The Last Picture Show | Nickelodeon: Director’s Cut Double Feature

The Last Picture Show | Nickelodeon: Director’s Cut Double Feature

3.0 out of 53.0 out of 53.0 out of 53.0 out of 53.0 out of 53.0

Comments Comments (0)

As obsessed with film history as his fellow American New Wavers during their 1970s heyday, Peter Bogdanovich differs from them in purpose and method. Not so much a modernist as a neo-classicist, his fondness for traditional Hollywood trappings can make him seem cozily conventional next to his more questioning colleagues: While Robert Altman and Martin Scorsese dismantle film genres like bedeviled mutineers, Bogdanovich approaches them with the reverence of a courtly antiquarian. Yet few contemporaries could match his anachronistic gracefulness or his tenderness toward characters. A complete box set of his films might have shed some light on this director’s paradox; restricted to extended versions of The Last Picture Show and Nickelodeon, the two-DVD Director’s Cut Double Feature nevertheless illustrates how the same sort of nostalgia for cinema’s ghosts could lead equally to an artistic peak and to a disaster.

It’s strange to think that Last Picture Show could have been considered naturalistic when it came out in 1971. A veritable panoply of nods to the medium’s grand old oxen according to Cahiers du Cinéma, it visualizes the dusty, tiny Texan burg of Larry McMutry’s novel by pilfering John Ford’s elegies for frontier values, Howard Hawks’s deadpan camaraderie, and Orson Welles’s bulbous camera angles. More importantly, Bogdanovich lavishes deeply felt compassion on the variously alienated characters—directionless teen pals Timothy Bottoms and Jeff Bridges, Cybill Shepherd’s calculating tease, Cloris Leachman’s lonely homemaker, Ben Johnson’s expiring mentor—struggling to connect in a town (and, by extension, a way of life) that’s watching itself become extinct. The film contrasts interestingly with McCabe & Mrs. Miller, released that same year. Both are aching westerns about thwarted dreamers in a shifting world, yet the genre conventions that entrap and destroy Altman’s characters are what supply Bogdanovich’s with a guiding, if quickly vanishing, light. Even if Bogdanovich ultimately seems to be responding more to the passing of a cinematic age than to the foibles of the people on the screen, his wistfulness remains wired into the upheavals of a culture entering a new era of disconnection, loss, and self-inquiry.

This link to the epoch is what’s missing in Nickelodeon, an amiable but fizzless ode to the toddling days of the film industry. Culled from interviews with rough-and-tumble veterans like Raoul Walsh and Allan Dwan, the richly promising material is flattened by Bogdanovich’s misjudged insistence on slapstick to evoke the innocence of pre-Birth of a Nation cinema. For a project that’s so obviously close to the filmmaker’s heart, it’s a bizarrely detached film emotionally: As the romantic triangle involving a bumbling lawyer-turned-director (Ryan O’Neal), a near-sighted ingénue (Jane Hitchcock), and a cowboy stuntman (Burt Reynolds) scampers on, the viewer is invested less in grasping cinema’s burgeoning mixture of art and commerce than in figuring out which anecdotes came from John Ford and which came from Leo McCarey. That Bogdanovich’s cinephiliac nostalgia is more successful chronicling the medium’s mournful last shows than its peppy origins attests to the fact that, despite his own stabs at genre resurrection, he can’t escape being part of a generation of auteurs who came to bury old Hollywood, not to praise it.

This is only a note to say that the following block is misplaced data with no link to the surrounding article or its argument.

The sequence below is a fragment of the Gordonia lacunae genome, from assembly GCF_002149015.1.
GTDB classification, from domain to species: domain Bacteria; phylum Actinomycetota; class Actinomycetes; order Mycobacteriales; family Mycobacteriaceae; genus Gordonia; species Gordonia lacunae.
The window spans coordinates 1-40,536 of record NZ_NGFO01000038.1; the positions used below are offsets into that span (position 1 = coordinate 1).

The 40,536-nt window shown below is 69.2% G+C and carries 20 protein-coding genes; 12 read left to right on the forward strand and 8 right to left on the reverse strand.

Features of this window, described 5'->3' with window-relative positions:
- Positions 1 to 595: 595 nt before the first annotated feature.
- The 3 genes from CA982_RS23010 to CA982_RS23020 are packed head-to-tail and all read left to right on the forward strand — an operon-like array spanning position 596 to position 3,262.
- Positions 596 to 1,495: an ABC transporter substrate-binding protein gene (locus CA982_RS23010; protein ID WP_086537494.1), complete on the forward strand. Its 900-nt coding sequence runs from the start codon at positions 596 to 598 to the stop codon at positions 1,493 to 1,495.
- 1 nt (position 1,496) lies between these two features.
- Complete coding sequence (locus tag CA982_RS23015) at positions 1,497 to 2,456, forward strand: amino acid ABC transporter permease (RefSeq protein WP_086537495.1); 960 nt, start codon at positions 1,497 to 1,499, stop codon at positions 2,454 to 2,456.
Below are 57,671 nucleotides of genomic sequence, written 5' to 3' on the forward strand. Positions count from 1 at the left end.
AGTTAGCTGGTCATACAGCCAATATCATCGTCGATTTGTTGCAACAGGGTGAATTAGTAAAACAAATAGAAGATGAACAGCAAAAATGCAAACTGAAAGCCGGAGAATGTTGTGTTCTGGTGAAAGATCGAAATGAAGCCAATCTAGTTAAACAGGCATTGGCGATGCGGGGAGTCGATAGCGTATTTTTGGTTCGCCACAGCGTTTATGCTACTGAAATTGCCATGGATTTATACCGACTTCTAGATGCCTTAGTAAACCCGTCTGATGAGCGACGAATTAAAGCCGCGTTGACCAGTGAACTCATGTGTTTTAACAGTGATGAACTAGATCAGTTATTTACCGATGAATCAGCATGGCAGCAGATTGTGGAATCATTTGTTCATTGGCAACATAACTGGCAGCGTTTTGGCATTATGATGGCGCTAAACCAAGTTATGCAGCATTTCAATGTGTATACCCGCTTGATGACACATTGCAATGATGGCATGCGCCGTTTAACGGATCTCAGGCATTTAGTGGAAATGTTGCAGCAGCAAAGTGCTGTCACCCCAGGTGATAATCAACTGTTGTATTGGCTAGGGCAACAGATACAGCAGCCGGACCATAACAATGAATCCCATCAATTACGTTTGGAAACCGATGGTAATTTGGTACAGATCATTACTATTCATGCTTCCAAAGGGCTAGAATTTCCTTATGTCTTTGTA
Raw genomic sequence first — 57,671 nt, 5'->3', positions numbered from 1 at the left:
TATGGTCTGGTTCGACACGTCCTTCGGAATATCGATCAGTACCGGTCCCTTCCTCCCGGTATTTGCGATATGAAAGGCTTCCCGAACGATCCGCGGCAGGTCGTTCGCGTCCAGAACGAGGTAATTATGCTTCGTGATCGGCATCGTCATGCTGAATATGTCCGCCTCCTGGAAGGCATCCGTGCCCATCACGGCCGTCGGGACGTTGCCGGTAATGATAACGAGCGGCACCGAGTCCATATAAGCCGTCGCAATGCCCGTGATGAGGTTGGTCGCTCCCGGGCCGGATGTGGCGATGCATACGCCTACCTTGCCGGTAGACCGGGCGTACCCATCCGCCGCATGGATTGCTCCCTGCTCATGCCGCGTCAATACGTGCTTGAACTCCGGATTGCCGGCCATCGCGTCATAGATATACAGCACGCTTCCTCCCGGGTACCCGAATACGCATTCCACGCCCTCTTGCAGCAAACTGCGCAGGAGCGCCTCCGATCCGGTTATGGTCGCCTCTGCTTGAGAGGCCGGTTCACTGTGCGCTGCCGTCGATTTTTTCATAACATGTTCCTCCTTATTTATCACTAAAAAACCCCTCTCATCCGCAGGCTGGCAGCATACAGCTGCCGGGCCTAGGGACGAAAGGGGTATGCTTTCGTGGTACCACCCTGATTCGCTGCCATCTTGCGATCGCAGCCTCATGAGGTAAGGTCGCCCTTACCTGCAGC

Both pictures receive a sharp presentation, with The Last Picture Show's harsh and crumby black-and-white contrasting pleasingly with Nickelodeon's considerably softer monochrome. The older film's carefully arranged aural layers (howling wind, the songs emanating from omnipresent radios) are robustly reproduced, though Nickelodeon is a bit on the faded side.


Bogdanovich's commentaries tend to be livelier on other director's films than on his own: His recollections on both films often lean toward the forlorn, yet his mix of technical detail, production back story, and film history fluency remains an appealing listen. Last Picture Show gets most of the extras, including a trio of featurettes which repeat much of the same info, but benefit greatly from comments from other cast members. A look into the differences between Nickelodeon's theatrical version and the extended director's cut, both included here, would have been useful; instead, the film only gets a theatrical trailer.


A limited but revealing look at Bogdanovich's remembrances of cinematic things past.

Image 3.0 out of 5 3.0 out of 5 3.0 out of 5 3.0 out of 5 3.0 out of 5

Sound 3.0 out of 5 3.0 out of 5 3.0 out of 5 3.0 out of 5 3.0 out of 5

Extras 3.0 out of 5 3.0 out of 5 3.0 out of 5 3.0 out of 5 3.0 out of 5

Overall 3.0 out of 5 3.0 out of 5 3.0 out of 5 3.0 out of 5 3.0 out of 5

  • DVD-Video
  • Two-Disc Set
  • Dual-Layer Discs
  • Region 1
  • Aspect Ratio
  • 1.85:1 Anamorphic Widescreen
  • Dolby Digital Formats
  • English 2.0 Stereo
  • French 1.0 Mono
  • DTS
  • None
  • Subtitles & Captions
  • English Subtitles
  • French Subtitles
  • Special Features
  • Audio Commentary by Peter Bogdanovich
  • Discussion with Peter Bogdanovich
  • "The Last Picture Show: A Look Back" Featurette
  • Theatrical Re-release Featurette
  • Theatrical Trailer
  • Buy
    Release Date
    April 21, 2009
    Sony Pictures Home Entertainment
    373 min
    1971 | 1976
    Peter Bogdanovich
    Larry McMurtry, Peter Bogdanovich, W.D. Richter
    Timothy Bottoms, Jeff Bridges, Cybill Shepherd, Ben Johnson, Cloris Leachman, Ellen Burstyn, Eileen Brennan, Sam Bottoms, Randy Quaid, Ryan O'Neal, Burt Reynolds, Jane Hitchcock, Tatum O'Neal, Brian Keith, Stella Stevens, John Ritter